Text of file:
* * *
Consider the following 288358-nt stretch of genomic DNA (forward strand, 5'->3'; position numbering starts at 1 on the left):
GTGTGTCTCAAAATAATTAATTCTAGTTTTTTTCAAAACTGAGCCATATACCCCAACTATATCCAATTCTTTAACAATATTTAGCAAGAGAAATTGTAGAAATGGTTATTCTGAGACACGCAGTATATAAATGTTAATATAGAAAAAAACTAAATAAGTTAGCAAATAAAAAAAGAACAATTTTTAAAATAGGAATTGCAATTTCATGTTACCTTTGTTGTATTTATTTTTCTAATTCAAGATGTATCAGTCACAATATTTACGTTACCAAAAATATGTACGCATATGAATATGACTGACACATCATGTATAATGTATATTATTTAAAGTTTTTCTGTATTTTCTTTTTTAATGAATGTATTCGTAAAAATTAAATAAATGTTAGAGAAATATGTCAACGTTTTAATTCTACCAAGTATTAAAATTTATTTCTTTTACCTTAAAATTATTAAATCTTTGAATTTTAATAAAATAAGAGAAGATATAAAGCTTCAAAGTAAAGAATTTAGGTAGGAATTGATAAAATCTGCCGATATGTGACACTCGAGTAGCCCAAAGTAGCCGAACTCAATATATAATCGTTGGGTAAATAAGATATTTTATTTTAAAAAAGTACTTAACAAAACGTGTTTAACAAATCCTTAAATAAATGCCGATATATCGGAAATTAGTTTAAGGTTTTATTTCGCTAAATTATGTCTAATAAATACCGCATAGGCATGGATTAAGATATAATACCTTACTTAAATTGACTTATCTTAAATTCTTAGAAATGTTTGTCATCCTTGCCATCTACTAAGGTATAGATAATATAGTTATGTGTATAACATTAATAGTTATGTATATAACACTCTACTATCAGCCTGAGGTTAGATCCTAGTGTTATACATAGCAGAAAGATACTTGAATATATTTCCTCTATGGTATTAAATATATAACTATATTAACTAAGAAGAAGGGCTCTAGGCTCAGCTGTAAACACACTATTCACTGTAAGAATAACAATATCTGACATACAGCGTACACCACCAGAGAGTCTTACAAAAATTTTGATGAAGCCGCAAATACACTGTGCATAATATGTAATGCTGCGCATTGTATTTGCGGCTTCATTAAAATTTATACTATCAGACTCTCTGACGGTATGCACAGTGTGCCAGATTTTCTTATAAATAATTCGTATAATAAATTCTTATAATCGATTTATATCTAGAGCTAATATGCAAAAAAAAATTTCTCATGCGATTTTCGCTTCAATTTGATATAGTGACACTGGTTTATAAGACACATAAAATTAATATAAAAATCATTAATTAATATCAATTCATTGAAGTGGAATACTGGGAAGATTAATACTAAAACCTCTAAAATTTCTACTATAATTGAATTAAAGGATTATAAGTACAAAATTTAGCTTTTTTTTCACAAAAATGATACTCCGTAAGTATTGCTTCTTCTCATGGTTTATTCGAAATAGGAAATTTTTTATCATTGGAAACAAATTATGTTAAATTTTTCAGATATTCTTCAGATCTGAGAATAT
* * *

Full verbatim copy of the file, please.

Consider the following 288358-nt stretch of genomic DNA (forward strand, 5'->3'; position numbering starts at 1 on the left):
GTGTGTCTCAAAATAATTAATTCTAGTTTTTTTCAAAACTGAGCCATATACCCCAACTATATCCAATTCTTTAACAATATTTAGCAAGAGAAATTGTAGAAATGGTTATTCTGAGACACGCAGTATATAAATGTTAATATAGAAAAAAACTAAATAAGTTAGCAAATAAAAAAAGAACAATTTTTAAAATAGGAATTGCAATTTCATGTTACCTTTGTTGTATTTATTTTTCTAATTCAAGATGTATCAGTCACAATATTTACGTTACCAAAAATATGTACGCATATGAATATGACTGACACATCATGTATAATGTATATTATTTAAAGTTTTTCTGTATTTTCTTTTTTAATGAATGTATTCGTAAAAATTAAATAAATGTTAGAGAAATATGTCAACGTTTTAATTCTACCAAGTATTAAAATTTATTTCTTTTACCTTAAAATTATTAAATCTTTGAATTTTAATAAAATAAGAGAAGATATAAAGCTTCAAAGTAAAGAATTTAGGTAGGAATTGATAAAATCTGCCGATATGTGACACTCGAGTAGCCCAAAGTAGCCGAACTCAATATATAATCGTTGGGTAAATAAGATATTTTATTTTAAAAAAGTACTTAACAAAACGTGTTTAACAAATCCTTAAATAAATGCCGATATATCGGAAATTAGTTTAAGGTTTTATTTCGCTAAATTATGTCTAATAAATACCGCATAGGCATGGATTAAGATATAATACCTTACTTAAATTGACTTATCTTAAATTCTTAGAAATGTTTGTCATCCTTGCCATCTACTAAGGTATAGATAATATAGTTATGTGTATAACATTAATAGTTATGTATATAACACTCTACTATCAGCCTGAGGTTAGATCCTAGTGTTATACATAGCAGAAAGATACTTGAATATATTTCCTCTATGGTATTAAATATATAACTATATTAACTAAGAAGAAGGGCTCTAGGCTCAGCTGTAAACACACTATTCACTGTAAGAATAACAATATCTGACATACAGCGTACACCACCAGAGAGTCTTACAAAAATTTTGATGAAGCCGCAAATACACTGTGCATAATATGTAATGCTGCGCATTGTATTTGCGGCTTCATTAAAATTTATACTATCAGACTCTCTGACGGTATGCACAGTGTGCCAGATTTTCTTATAAATAATTCGTATAATAAATTCTTATAATCGATTTATATCTAGAGCTAATATGCAAAAAAAAATTTCTCATGCGATTTTCGCTTCAATTTGATATAGTGACACTGGTTTATAAGACACATAAAATTAATATAAAAATCATTAATTAATATCAATTCATTGAAGTGGAATACTGGGAAGATTAATACTAAAACCTCTAAAATTTCTACTATAATTGAATTAAAGGATTATAAGTACAAAATTTAGCTTTTTTTTCACAAAAATGATACTCCGTAAGTATTGCTTCTTCTCATGGTTTATTCGAAATAGGAAATTTTTTATCATTGGAAACAAATTATGTTAAATTTTTCAGATATTCTTCAGATCTGAGAATAT